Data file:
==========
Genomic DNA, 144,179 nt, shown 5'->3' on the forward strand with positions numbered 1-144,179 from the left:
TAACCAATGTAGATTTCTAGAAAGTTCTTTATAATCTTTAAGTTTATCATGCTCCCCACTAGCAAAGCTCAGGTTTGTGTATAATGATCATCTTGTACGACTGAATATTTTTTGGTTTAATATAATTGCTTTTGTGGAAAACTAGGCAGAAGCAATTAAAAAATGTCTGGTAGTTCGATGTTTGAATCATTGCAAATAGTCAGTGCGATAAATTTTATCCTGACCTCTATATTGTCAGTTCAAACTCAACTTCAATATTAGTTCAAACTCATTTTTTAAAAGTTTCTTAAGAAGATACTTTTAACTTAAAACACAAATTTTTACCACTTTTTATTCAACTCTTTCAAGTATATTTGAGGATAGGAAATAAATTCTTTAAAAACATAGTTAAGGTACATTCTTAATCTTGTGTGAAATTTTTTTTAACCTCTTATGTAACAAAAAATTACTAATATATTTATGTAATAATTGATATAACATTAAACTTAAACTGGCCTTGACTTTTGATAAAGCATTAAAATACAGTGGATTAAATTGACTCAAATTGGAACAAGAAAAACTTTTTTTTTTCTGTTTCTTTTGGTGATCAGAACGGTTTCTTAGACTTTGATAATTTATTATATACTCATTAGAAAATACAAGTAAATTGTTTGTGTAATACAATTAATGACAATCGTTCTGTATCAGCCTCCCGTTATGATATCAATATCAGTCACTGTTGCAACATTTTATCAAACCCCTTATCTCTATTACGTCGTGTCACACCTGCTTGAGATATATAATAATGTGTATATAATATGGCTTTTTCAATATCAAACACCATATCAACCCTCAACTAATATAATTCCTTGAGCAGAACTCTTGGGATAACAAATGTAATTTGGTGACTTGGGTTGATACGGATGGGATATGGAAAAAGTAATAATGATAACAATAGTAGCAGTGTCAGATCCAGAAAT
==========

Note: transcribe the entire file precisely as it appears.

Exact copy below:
Genomic DNA, 144,179 nt, shown 5'->3' on the forward strand with positions numbered 1-144,179 from the left:
TAACCAATGTAGATTTCTAGAAAGTTCTTTATAATCTTTAAGTTTATCATGCTCCCCACTAGCAAAGCTCAGGTTTGTGTATAATGATCATCTTGTACGACTGAATATTTTTTGGTTTAATATAATTGCTTTTGTGGAAAACTAGGCAGAAGCAATTAAAAAATGTCTGGTAGTTCGATGTTTGAATCATTGCAAATAGTCAGTGCGATAAATTTTATCCTGACCTCTATATTGTCAGTTCAAACTCAACTTCAATATTAGTTCAAACTCATTTTTTAAAAGTTTCTTAAGAAGATACTTTTAACTTAAAACACAAATTTTTACCACTTTTTATTCAACTCTTTCAAGTATATTTGAGGATAGGAAATAAATTCTTTAAAAACATAGTTAAGGTACATTCTTAATCTTGTGTGAAATTTTTTTTAACCTCTTATGTAACAAAAAATTACTAATATATTTATGTAATAATTGATATAACATTAAACTTAAACTGGCCTTGACTTTTGATAAAGCATTAAAATACAGTGGATTAAATTGACTCAAATTGGAACAAGAAAAACTTTTTTTTTTCTGTTTCTTTTGGTGATCAGAACGGTTTCTTAGACTTTGATAATTTATTATATACTCATTAGAAAATACAAGTAAATTGTTTGTGTAATACAATTAATGACAATCGTTCTGTATCAGCCTCCCGTTATGATATCAATATCAGTCACTGTTGCAACATTTTATCAAACCCCTTATCTCTATTACGTCGTGTCACACCTGCTTGAGATATATAATAATGTGTATATAATATGGCTTTTTCAATATCAAACACCATATCAACCCTCAACTAATATAATTCCTTGAGCAGAACTCTTGGGATAACAAATGTAATTTGGTGACTTGGGTTGATACGGATGGGATATGGAAAAAGTAATAATGATAACAATAGTAGCAGTGTCAGATCCAGAAAT